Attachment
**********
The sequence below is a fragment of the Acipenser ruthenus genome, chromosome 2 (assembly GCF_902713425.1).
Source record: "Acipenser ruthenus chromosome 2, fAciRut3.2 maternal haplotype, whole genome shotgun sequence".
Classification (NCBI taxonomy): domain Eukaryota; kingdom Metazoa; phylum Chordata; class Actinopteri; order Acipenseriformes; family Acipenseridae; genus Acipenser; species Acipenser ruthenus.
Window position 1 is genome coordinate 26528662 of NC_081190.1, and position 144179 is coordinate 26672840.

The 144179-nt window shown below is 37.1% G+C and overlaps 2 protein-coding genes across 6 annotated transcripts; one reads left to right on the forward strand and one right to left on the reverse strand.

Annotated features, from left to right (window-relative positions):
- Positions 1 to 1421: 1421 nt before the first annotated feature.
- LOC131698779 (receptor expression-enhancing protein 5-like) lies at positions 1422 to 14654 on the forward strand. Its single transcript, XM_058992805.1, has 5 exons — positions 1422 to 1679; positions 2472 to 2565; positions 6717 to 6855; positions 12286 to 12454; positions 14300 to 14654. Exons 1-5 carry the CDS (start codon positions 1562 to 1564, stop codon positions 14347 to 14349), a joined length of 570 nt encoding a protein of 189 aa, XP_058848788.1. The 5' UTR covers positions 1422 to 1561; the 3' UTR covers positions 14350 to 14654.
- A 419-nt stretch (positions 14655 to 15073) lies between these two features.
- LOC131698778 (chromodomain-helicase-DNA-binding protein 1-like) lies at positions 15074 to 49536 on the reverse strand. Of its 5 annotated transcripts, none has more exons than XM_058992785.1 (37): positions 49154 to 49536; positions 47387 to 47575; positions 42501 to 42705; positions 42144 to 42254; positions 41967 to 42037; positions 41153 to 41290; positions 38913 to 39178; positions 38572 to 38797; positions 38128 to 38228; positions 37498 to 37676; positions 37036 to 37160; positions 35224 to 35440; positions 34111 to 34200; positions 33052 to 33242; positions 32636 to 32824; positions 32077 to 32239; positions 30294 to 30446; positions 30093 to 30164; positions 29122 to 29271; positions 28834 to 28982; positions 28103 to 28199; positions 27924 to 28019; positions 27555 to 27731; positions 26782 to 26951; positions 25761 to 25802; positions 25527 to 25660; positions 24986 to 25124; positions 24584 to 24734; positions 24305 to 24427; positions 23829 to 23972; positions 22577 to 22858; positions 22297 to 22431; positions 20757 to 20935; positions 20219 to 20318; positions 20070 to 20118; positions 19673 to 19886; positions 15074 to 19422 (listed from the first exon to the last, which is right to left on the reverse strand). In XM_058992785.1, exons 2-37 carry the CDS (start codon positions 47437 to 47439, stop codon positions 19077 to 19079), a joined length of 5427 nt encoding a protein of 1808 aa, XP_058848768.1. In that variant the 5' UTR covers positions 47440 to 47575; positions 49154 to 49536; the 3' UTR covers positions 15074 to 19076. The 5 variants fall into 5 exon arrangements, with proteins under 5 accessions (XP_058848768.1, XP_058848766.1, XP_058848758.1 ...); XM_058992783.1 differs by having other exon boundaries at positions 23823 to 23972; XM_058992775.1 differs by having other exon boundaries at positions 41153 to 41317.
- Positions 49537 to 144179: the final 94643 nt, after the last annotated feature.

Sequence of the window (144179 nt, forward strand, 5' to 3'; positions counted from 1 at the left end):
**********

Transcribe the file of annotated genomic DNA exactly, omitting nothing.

The sequence below is a fragment of the Acipenser ruthenus genome, chromosome 2 (assembly GCF_902713425.1).
Source record: "Acipenser ruthenus chromosome 2, fAciRut3.2 maternal haplotype, whole genome shotgun sequence".
Classification (NCBI taxonomy): domain Eukaryota; kingdom Metazoa; phylum Chordata; class Actinopteri; order Acipenseriformes; family Acipenseridae; genus Acipenser; species Acipenser ruthenus.
Window position 1 is genome coordinate 26528662 of NC_081190.1, and position 144179 is coordinate 26672840.

The 144179-nt window shown below is 37.1% G+C and overlaps 2 protein-coding genes across 6 annotated transcripts; one reads left to right on the forward strand and one right to left on the reverse strand.

Annotated features, from left to right (window-relative positions):
- Positions 1 to 1421: 1421 nt before the first annotated feature.
- LOC131698779 (receptor expression-enhancing protein 5-like) lies at positions 1422 to 14654 on the forward strand. Its single transcript, XM_058992805.1, has 5 exons — positions 1422 to 1679; positions 2472 to 2565; positions 6717 to 6855; positions 12286 to 12454; positions 14300 to 14654. Exons 1-5 carry the CDS (start codon positions 1562 to 1564, stop codon positions 14347 to 14349), a joined length of 570 nt encoding a protein of 189 aa, XP_058848788.1. The 5' UTR covers positions 1422 to 1561; the 3' UTR covers positions 14350 to 14654.
- A 419-nt stretch (positions 14655 to 15073) lies between these two features.
- LOC131698778 (chromodomain-helicase-DNA-binding protein 1-like) lies at positions 15074 to 49536 on the reverse strand. Of its 5 annotated transcripts, none has more exons than XM_058992785.1 (37): positions 49154 to 49536; positions 47387 to 47575; positions 42501 to 42705; positions 42144 to 42254; positions 41967 to 42037; positions 41153 to 41290; positions 38913 to 39178; positions 38572 to 38797; positions 38128 to 38228; positions 37498 to 37676; positions 37036 to 37160; positions 35224 to 35440; positions 34111 to 34200; positions 33052 to 33242; positions 32636 to 32824; positions 32077 to 32239; positions 30294 to 30446; positions 30093 to 30164; positions 29122 to 29271; positions 28834 to 28982; positions 28103 to 28199; positions 27924 to 28019; positions 27555 to 27731; positions 26782 to 26951; positions 25761 to 25802; positions 25527 to 25660; positions 24986 to 25124; positions 24584 to 24734; positions 24305 to 24427; positions 23829 to 23972; positions 22577 to 22858; positions 22297 to 22431; positions 20757 to 20935; positions 20219 to 20318; positions 20070 to 20118; positions 19673 to 19886; positions 15074 to 19422 (listed from the first exon to the last, which is right to left on the reverse strand). In XM_058992785.1, exons 2-37 carry the CDS (start codon positions 47437 to 47439, stop codon positions 19077 to 19079), a joined length of 5427 nt encoding a protein of 1808 aa, XP_058848768.1. In that variant the 5' UTR covers positions 47440 to 47575; positions 49154 to 49536; the 3' UTR covers positions 15074 to 19076. The 5 variants fall into 5 exon arrangements, with proteins under 5 accessions (XP_058848768.1, XP_058848766.1, XP_058848758.1 ...); XM_058992783.1 differs by having other exon boundaries at positions 23823 to 23972; XM_058992775.1 differs by having other exon boundaries at positions 41153 to 41317.
- Positions 49537 to 144179: the final 94643 nt, after the last annotated feature.

Sequence of the window (144179 nt, forward strand, 5' to 3'; positions counted from 1 at the left end):